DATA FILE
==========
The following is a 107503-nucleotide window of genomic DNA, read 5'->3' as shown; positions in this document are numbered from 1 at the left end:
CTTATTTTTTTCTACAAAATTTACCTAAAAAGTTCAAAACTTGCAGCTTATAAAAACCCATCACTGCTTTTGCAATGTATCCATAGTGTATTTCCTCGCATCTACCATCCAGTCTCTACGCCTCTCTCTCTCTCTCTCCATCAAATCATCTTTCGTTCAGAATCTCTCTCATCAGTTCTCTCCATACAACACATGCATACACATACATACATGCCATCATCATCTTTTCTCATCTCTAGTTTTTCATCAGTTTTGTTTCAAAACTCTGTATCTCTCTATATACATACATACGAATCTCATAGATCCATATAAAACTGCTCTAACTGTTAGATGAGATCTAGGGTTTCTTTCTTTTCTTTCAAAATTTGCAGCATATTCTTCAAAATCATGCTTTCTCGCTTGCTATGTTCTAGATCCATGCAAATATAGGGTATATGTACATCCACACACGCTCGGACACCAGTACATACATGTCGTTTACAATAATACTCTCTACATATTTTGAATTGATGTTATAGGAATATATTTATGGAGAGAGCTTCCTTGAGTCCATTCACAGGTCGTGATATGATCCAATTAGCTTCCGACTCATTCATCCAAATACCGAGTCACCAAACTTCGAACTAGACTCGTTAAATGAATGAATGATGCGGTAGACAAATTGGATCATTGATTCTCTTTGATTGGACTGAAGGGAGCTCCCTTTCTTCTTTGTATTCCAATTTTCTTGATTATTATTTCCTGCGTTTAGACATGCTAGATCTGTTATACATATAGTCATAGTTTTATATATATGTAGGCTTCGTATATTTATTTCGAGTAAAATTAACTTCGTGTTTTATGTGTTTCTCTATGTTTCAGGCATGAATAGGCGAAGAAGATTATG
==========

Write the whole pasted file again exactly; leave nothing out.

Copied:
The following is a 107503-nucleotide window of genomic DNA, read 5'->3' as shown; positions in this document are numbered from 1 at the left end:
CTTATTTTTTTCTACAAAATTTACCTAAAAAGTTCAAAACTTGCAGCTTATAAAAACCCATCACTGCTTTTGCAATGTATCCATAGTGTATTTCCTCGCATCTACCATCCAGTCTCTACGCCTCTCTCTCTCTCTCTCCATCAAATCATCTTTCGTTCAGAATCTCTCTCATCAGTTCTCTCCATACAACACATGCATACACATACATACATGCCATCATCATCTTTTCTCATCTCTAGTTTTTCATCAGTTTTGTTTCAAAACTCTGTATCTCTCTATATACATACATACGAATCTCATAGATCCATATAAAACTGCTCTAACTGTTAGATGAGATCTAGGGTTTCTTTCTTTTCTTTCAAAATTTGCAGCATATTCTTCAAAATCATGCTTTCTCGCTTGCTATGTTCTAGATCCATGCAAATATAGGGTATATGTACATCCACACACGCTCGGACACCAGTACATACATGTCGTTTACAATAATACTCTCTACATATTTTGAATTGATGTTATAGGAATATATTTATGGAGAGAGCTTCCTTGAGTCCATTCACAGGTCGTGATATGATCCAATTAGCTTCCGACTCATTCATCCAAATACCGAGTCACCAAACTTCGAACTAGACTCGTTAAATGAATGAATGATGCGGTAGACAAATTGGATCATTGATTCTCTTTGATTGGACTGAAGGGAGCTCCCTTTCTTCTTTGTATTCCAATTTTCTTGATTATTATTTCCTGCGTTTAGACATGCTAGATCTGTTATACATATAGTCATAGTTTTATATATATGTAGGCTTCGTATATTTATTTCGAGTAAAATTAACTTCGTGTTTTATGTGTTTCTCTATGTTTCAGGCATGAATAGGCGAAGAAGATTATG